Though it may seem difficult to avoid Osteoarthritis, there are treatment options available to you. If you have any questions or concerns about OA don’t hesitate to get in touch with us at 910.295.0224.

Osteoarthritis Pinehurst, NC

What Causes Osteoarthritis?

Osteoarthritis is one of the biggest joint conditions that we see people for here at Dr. John Moore’s office. In fact, as a condition that affects over 27 million Americans, osteoarthritis is the most common chronic joint condition in adults. Because it’s so common, it may have you wondering how on earth it’s caused and if there’s anything you can do to prevent yourself from getting it. Let’s take a closer look.

Genetics: Your genetics play a huge role in virtually every part of your health. For instance, if there are genetic defects in your joints and the way that your bones fit together, it can accelerate the degradation of your joints which leads to osteoarthritis. Additionally, some young patients may develop osteoarthritis if they inherit a rare defect in the body’s ability to produce collagen.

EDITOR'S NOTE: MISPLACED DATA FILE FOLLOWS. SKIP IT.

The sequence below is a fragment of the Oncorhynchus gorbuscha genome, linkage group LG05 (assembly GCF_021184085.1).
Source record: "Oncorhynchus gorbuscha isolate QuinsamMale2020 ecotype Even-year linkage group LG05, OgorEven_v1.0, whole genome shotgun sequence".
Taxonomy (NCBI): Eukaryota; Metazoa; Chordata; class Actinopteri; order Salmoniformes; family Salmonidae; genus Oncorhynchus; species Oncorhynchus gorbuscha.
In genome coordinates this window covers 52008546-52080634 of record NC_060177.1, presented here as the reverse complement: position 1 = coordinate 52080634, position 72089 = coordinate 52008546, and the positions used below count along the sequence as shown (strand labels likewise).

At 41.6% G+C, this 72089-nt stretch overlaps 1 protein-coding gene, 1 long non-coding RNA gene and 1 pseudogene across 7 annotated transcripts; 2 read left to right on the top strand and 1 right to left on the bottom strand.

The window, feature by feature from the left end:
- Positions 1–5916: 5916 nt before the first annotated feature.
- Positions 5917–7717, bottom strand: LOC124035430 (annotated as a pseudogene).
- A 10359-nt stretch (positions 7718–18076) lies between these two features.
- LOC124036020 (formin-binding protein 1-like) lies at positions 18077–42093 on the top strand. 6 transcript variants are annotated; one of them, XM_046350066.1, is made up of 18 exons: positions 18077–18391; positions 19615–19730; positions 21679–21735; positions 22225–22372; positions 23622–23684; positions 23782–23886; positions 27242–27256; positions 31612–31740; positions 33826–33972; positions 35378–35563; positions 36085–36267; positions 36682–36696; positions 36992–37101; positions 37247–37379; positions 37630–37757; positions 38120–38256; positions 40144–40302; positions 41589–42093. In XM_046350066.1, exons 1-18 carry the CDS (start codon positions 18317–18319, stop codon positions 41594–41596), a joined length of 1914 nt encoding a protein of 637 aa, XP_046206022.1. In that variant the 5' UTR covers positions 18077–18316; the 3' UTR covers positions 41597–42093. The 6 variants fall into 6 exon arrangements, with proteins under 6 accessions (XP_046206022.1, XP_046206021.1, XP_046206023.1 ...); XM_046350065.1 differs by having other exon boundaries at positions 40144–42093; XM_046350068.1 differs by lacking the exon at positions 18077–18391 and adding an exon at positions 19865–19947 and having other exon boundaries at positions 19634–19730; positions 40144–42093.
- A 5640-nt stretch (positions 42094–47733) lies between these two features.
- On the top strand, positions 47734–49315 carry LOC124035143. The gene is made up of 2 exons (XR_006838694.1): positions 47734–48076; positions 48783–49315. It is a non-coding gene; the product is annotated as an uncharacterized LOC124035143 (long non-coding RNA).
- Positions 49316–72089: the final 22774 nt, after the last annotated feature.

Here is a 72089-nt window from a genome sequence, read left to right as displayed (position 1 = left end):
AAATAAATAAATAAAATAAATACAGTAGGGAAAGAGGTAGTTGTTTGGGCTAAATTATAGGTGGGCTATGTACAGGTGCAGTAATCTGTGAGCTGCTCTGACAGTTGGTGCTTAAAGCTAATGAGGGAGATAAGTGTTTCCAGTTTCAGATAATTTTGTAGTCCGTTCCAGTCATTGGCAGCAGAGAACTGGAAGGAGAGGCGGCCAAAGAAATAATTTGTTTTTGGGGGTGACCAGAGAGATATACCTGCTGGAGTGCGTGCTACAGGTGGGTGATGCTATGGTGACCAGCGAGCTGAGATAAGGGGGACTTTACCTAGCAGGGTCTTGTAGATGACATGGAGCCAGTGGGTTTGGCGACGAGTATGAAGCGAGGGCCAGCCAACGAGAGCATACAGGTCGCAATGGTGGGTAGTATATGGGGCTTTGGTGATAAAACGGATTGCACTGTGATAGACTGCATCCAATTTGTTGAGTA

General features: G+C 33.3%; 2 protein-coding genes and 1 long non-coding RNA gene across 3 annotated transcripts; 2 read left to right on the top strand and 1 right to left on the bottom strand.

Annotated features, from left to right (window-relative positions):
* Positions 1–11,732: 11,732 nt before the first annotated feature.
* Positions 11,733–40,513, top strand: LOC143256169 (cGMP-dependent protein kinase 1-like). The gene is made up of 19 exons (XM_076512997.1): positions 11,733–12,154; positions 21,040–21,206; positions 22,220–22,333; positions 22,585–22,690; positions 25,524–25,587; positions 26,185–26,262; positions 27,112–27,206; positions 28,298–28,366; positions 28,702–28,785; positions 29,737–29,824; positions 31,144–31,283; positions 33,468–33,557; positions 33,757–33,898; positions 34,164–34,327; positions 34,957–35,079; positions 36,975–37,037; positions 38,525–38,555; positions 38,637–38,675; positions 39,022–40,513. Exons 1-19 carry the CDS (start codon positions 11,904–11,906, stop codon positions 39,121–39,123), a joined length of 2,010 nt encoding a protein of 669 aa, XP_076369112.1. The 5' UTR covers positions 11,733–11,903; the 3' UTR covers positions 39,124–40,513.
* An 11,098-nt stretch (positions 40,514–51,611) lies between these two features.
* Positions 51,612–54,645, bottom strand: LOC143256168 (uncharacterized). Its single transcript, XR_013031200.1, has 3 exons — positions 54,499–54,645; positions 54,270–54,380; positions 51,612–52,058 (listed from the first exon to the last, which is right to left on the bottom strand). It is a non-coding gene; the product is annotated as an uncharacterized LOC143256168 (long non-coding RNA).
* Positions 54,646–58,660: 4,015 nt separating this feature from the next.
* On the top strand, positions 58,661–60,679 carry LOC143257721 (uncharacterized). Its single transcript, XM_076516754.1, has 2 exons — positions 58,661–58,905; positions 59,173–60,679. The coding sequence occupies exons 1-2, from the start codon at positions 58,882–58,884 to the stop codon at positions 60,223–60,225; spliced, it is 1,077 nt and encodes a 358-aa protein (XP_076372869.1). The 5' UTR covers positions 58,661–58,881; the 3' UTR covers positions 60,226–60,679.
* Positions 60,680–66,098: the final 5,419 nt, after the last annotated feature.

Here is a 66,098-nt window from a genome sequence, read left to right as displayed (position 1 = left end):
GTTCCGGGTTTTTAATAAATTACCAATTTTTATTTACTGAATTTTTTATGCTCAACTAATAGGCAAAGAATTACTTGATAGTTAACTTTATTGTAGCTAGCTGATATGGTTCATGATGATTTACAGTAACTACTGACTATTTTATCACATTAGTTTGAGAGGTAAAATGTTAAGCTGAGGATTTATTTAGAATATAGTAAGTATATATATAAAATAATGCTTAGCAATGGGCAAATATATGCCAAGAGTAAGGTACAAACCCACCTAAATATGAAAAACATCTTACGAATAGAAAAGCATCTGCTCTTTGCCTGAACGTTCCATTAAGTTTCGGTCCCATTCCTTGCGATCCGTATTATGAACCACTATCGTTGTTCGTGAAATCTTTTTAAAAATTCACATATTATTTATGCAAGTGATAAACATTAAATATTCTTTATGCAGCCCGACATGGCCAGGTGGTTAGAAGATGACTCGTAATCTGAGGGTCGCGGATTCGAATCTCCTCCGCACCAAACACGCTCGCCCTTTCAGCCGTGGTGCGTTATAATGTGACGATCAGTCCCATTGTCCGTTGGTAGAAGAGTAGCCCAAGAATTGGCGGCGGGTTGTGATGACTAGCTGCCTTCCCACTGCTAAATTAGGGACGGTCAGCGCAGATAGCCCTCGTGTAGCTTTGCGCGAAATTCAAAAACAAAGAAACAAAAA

Joint Overuse: Distance runners or people who overuse their joints a lot may develop osteoarthritis because continually bending your knee joints causes them to wear down more quickly.

Obesity: The more weight you put on your joints, the more it’s going to increase the pressure and wear on them. Patients who are overweight are putting

Injury: If you have had an injury in the past, you are at a higher risk of becoming arthritic at some point.

Other Diseases: Certain disease can increase the likelihood that you will develop osteoarthritis, including rheumatoid arthritis.

Even though these things can contribute to osteoarthritis, they aren’t the only things that do. In fact, just using your joints may increase your chances of getting osteoarthritis. If you want to learn more about treatment or diagnosis, contact us at our office today and call us at 910.295.0224.

patellofemoral arthritis | Pinehurst, NC

How to Tell If You Have Osteoarthritis